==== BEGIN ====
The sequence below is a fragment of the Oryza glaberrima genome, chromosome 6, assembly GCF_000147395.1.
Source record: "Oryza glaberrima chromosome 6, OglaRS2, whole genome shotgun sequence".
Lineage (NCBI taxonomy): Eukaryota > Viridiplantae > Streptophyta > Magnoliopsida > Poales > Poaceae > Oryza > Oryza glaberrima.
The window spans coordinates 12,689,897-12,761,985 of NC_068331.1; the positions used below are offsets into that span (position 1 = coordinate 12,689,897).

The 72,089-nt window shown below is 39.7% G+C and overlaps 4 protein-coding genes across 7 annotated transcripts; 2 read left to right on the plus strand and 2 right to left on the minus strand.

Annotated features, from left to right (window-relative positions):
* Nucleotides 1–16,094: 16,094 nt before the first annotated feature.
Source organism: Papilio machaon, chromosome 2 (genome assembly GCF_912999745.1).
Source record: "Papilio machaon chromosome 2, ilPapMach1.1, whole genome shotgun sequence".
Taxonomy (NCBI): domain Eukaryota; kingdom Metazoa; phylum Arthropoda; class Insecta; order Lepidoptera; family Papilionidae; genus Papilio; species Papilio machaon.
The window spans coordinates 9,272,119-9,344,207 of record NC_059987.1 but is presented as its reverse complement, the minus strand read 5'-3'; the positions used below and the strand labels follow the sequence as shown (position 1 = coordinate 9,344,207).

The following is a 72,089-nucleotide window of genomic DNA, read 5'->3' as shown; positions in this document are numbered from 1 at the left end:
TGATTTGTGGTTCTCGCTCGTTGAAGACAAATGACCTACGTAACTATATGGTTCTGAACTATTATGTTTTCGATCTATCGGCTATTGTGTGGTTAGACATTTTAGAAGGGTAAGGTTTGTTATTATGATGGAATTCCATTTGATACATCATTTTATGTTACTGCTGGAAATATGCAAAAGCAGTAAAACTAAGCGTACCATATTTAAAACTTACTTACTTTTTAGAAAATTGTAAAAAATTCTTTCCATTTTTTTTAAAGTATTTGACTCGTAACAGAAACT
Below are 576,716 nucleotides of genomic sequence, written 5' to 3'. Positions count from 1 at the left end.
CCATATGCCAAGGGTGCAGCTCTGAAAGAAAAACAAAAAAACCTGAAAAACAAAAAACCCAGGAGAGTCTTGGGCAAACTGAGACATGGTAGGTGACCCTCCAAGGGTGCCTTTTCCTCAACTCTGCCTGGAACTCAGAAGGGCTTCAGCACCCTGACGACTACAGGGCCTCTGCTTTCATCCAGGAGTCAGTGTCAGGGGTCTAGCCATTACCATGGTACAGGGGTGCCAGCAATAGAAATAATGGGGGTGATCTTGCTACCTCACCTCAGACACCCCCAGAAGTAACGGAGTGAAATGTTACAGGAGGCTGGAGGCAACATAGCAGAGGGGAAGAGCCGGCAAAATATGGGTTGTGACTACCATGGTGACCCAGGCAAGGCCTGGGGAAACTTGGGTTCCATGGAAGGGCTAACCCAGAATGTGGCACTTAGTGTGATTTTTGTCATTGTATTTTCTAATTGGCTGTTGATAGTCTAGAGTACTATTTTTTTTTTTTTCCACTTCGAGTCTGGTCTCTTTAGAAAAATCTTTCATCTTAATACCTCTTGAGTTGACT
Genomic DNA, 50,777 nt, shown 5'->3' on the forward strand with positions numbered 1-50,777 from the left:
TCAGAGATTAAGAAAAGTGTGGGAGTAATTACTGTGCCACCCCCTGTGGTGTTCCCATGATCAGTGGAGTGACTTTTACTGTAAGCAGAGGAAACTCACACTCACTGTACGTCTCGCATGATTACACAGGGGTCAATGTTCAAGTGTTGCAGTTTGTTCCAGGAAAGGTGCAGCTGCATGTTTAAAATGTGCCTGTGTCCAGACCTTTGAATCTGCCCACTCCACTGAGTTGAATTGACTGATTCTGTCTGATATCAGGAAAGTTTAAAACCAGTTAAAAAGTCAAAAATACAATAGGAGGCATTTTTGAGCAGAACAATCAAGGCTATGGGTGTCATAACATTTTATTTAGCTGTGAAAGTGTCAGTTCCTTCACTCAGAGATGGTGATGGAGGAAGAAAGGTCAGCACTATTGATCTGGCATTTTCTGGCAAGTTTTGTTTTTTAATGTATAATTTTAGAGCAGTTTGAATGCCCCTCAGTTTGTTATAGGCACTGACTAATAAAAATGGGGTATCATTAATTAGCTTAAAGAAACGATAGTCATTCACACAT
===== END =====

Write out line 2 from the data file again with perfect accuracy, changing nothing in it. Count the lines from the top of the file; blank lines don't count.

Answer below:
Source record: "Oryza glaberrima chromosome 6, OglaRS2, whole genome shotgun sequence".